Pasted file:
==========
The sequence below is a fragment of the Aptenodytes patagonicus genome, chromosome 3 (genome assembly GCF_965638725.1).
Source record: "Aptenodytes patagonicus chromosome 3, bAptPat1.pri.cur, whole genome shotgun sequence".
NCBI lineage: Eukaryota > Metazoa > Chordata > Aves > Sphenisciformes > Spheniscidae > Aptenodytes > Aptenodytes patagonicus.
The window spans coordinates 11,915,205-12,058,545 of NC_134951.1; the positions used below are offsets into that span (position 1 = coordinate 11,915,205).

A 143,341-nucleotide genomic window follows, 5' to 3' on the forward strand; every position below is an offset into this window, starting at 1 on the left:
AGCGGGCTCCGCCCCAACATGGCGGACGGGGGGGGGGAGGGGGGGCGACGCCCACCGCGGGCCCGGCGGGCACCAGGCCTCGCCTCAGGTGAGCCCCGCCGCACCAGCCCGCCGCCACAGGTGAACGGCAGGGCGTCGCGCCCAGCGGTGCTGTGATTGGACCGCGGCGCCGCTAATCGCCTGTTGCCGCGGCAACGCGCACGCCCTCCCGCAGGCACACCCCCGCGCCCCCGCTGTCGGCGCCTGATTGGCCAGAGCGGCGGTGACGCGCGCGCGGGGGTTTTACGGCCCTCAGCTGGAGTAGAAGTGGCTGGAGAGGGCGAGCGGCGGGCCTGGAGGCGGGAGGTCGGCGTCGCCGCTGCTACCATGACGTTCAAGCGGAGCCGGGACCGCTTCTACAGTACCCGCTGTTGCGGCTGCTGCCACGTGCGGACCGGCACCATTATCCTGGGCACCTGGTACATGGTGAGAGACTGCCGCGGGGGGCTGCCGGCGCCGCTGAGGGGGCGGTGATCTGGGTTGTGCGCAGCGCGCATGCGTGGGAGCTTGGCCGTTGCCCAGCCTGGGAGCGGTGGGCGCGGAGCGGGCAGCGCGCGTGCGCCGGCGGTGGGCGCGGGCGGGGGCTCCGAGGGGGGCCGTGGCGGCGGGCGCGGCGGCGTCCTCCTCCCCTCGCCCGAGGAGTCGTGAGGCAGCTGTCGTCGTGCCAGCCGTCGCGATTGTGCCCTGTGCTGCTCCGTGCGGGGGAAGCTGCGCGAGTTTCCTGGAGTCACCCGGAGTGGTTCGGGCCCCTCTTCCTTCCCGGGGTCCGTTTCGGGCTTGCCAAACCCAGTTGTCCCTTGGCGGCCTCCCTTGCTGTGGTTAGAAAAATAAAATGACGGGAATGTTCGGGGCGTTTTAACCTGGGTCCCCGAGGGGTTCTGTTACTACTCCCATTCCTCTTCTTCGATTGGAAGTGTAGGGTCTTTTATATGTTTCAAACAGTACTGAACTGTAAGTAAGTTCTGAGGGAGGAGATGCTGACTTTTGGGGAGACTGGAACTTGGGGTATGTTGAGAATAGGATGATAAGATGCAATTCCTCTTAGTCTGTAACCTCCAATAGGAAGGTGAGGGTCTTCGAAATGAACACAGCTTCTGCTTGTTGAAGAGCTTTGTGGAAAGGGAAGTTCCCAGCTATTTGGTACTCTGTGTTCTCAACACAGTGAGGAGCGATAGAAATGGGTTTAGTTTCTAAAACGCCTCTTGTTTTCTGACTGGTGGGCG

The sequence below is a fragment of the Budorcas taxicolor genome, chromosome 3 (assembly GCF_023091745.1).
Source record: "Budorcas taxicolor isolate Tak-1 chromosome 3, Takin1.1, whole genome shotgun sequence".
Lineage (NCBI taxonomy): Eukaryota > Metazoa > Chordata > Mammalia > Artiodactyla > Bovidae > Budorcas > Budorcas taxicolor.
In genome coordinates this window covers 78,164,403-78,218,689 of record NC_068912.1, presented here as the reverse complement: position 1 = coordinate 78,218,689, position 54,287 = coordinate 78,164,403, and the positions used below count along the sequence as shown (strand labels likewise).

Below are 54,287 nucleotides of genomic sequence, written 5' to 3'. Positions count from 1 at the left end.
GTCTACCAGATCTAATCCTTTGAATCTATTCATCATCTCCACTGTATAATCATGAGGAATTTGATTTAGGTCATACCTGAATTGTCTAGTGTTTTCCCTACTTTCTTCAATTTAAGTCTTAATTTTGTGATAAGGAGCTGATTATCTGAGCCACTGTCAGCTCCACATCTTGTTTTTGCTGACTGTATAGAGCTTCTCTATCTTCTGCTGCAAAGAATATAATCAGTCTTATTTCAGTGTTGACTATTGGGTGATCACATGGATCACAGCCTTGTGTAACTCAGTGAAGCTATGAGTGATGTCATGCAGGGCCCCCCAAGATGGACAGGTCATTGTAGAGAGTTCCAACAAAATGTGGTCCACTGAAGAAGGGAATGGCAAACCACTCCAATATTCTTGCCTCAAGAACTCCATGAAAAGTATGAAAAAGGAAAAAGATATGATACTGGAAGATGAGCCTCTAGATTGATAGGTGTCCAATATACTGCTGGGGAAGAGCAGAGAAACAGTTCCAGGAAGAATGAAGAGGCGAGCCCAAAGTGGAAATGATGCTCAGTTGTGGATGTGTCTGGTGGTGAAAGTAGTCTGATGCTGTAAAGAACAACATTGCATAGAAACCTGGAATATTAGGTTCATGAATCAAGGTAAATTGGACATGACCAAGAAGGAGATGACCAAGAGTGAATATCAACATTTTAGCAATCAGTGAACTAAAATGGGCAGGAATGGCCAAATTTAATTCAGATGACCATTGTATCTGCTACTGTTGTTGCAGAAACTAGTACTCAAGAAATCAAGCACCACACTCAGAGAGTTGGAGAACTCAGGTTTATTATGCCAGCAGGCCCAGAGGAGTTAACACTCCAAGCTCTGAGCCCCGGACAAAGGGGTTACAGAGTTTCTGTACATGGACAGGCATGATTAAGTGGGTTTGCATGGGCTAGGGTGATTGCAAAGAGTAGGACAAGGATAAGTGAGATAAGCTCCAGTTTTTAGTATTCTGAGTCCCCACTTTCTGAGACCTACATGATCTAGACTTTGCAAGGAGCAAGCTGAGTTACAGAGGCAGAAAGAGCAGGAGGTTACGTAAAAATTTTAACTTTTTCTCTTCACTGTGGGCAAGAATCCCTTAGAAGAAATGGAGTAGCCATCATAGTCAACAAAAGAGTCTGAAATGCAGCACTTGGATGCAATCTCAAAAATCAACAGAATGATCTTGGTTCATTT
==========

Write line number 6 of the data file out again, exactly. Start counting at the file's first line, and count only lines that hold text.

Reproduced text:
AGCGGGCTCCGCCCCAACATGGCGGACGGGGGGGGGGAGGGGGGGCGACGCCCACCGCGGGCCCGGCGGGCACCAGGCCTCGCCTCAGGTGAGCCCCGCCGCACCAGCCCGCCGCCACAGGTGAACGGCAGGGCGTCGCGCCCAGCGGTGCTGTGATTGGACCGCGGCGCCGCTAATCGCCTGTTGCCGCGGCAACGCGCACGCCCTCCCGCAGGCACACCCCCGCGCCCCCGCTGTCGGCGCCTGATTGGCCAGAGCGGCGGTGACGCGCGCGCGGGGGTTTTACGGCCCTCAGCTGGAGTAGAAGTGGCTGGAGAGGGCGAGCGGCGGGCCTGGAGGCGGGAGGTCGGCGTCGCCGCTGCTACCATGACGTTCAAGCGGAGCCGGGACCGCTTCTACAGTACCCGCTGTTGCGGCTGCTGCCACGTGCGGACCGGCACCATTATCCTGGGCACCTGGTACATGGTGAGAGACTGCCGCGGGGGGCTGCCGGCGCCGCTGAGGGGGCGGTGATCTGGGTTGTGCGCAGCGCGCATGCGTGGGAGCTTGGCCGTTGCCCAGCCTGGGAGCGGTGGGCGCGGAGCGGGCAGCGCGCGTGCGCCGGCGGTGGGCGCGGGCGGGGGCTCCGAGGGGGGCCGTGGCGGCGGGCGCGGCGGCGTCCTCCTCCCCTCGCCCGAGGAGTCGTGAGGCAGCTGTCGTCGTGCCAGCCGTCGCGATTGTGCCCTGTGCTGCTCCGTGCGGGGGAAGCTGCGCGAGTTTCCTGGAGTCACCCGGAGTGGTTCGGGCCCCTCTTCCTTCCCGGGGTCCGTTTCGGGCTTGCCAAACCCAGTTGTCCCTTGGCGGCCTCCCTTGCTGTGGTTAGAAAAATAAAATGACGGGAATGTTCGGGGCGTTTTAACCTGGGTCCCCGAGGGGTTCTGTTACTACTCCCATTCCTCTTCTTCGATTGGAAGTGTAGGGTCTTTTATATGTTTCAAACAGTACTGAACTGTAAGTAAGTTCTGAGGGAGGAGATGCTGACTTTTGGGGAGACTGGAACTTGGGGTATGTTGAGAATAGGATGATAAGATGCAATTCCTCTTAGTCTGTAACCTCCAATAGGAAGGTGAGGGTCTTCGAAATGAACACAGCTTCTGCTTGTTGAAGAGCTTTGTGGAAAGGGAAGTTCCCAGCTATTTGGTACTCTGTGTTCTCAACACAGTGAGGAGCGATAGAAATGGGTTTAGTTTCTAAAACGCCTCTTGTTTTCTGACTGGTGGGCG